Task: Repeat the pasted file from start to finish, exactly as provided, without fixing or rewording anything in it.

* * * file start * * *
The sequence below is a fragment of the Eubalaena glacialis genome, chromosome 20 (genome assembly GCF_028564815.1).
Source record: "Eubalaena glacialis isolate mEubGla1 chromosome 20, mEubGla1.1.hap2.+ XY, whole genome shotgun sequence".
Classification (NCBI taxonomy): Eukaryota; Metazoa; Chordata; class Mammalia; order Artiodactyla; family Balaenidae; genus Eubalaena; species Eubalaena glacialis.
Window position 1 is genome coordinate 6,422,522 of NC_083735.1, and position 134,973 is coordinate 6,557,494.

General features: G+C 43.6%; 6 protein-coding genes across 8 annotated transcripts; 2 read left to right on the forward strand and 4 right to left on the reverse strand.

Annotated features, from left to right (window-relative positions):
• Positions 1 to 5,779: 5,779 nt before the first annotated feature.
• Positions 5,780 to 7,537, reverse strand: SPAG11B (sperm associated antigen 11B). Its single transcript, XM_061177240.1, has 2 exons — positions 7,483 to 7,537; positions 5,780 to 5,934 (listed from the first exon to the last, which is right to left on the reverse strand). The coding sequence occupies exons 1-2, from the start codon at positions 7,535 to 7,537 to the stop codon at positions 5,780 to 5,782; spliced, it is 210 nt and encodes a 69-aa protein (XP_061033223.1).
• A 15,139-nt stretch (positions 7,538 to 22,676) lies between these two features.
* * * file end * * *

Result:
The sequence below is a fragment of the Eubalaena glacialis genome, chromosome 20 (genome assembly GCF_028564815.1).
Source record: "Eubalaena glacialis isolate mEubGla1 chromosome 20, mEubGla1.1.hap2.+ XY, whole genome shotgun sequence".
Classification (NCBI taxonomy): Eukaryota; Metazoa; Chordata; class Mammalia; order Artiodactyla; family Balaenidae; genus Eubalaena; species Eubalaena glacialis.
Window position 1 is genome coordinate 6,422,522 of NC_083735.1, and position 134,973 is coordinate 6,557,494.

General features: G+C 43.6%; 6 protein-coding genes across 8 annotated transcripts; 2 read left to right on the forward strand and 4 right to left on the reverse strand.

Annotated features, from left to right (window-relative positions):
• Positions 1 to 5,779: 5,779 nt before the first annotated feature.
• Positions 5,780 to 7,537, reverse strand: SPAG11B (sperm associated antigen 11B). Its single transcript, XM_061177240.1, has 2 exons — positions 7,483 to 7,537; positions 5,780 to 5,934 (listed from the first exon to the last, which is right to left on the reverse strand). The coding sequence occupies exons 1-2, from the start codon at positions 7,535 to 7,537 to the stop codon at positions 5,780 to 5,782; spliced, it is 210 nt and encodes a 69-aa protein (XP_061033223.1).
• A 15,139-nt stretch (positions 7,538 to 22,676) lies between these two features.